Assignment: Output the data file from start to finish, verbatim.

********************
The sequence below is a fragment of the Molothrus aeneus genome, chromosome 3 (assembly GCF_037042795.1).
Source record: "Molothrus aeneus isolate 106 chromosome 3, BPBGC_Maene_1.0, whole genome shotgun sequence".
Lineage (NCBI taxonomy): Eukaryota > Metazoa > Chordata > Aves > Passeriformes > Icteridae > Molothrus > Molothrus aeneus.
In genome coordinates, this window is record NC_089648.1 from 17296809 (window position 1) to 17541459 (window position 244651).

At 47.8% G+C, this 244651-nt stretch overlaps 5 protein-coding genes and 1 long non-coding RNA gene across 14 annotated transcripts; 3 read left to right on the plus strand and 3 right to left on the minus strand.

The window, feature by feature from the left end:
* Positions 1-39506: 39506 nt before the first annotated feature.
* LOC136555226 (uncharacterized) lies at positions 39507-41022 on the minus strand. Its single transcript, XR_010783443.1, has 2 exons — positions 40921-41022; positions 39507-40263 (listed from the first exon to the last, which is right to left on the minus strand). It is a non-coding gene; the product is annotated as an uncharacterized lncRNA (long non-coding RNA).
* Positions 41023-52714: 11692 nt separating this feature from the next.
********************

The sequence below is a fragment of the Molothrus aeneus genome, chromosome 3 (assembly GCF_037042795.1).
Source record: "Molothrus aeneus isolate 106 chromosome 3, BPBGC_Maene_1.0, whole genome shotgun sequence".
Lineage (NCBI taxonomy): Eukaryota > Metazoa > Chordata > Aves > Passeriformes > Icteridae > Molothrus > Molothrus aeneus.
In genome coordinates, this window is record NC_089648.1 from 17296809 (window position 1) to 17541459 (window position 244651).

At 47.8% G+C, this 244651-nt stretch overlaps 5 protein-coding genes and 1 long non-coding RNA gene across 14 annotated transcripts; 3 read left to right on the plus strand and 3 right to left on the minus strand.

The window, feature by feature from the left end:
* Positions 1-39506: 39506 nt before the first annotated feature.
* LOC136555226 (uncharacterized) lies at positions 39507-41022 on the minus strand. Its single transcript, XR_010783443.1, has 2 exons — positions 40921-41022; positions 39507-40263 (listed from the first exon to the last, which is right to left on the minus strand). It is a non-coding gene; the product is annotated as an uncharacterized lncRNA (long non-coding RNA).
* Positions 41023-52714: 11692 nt separating this feature from the next.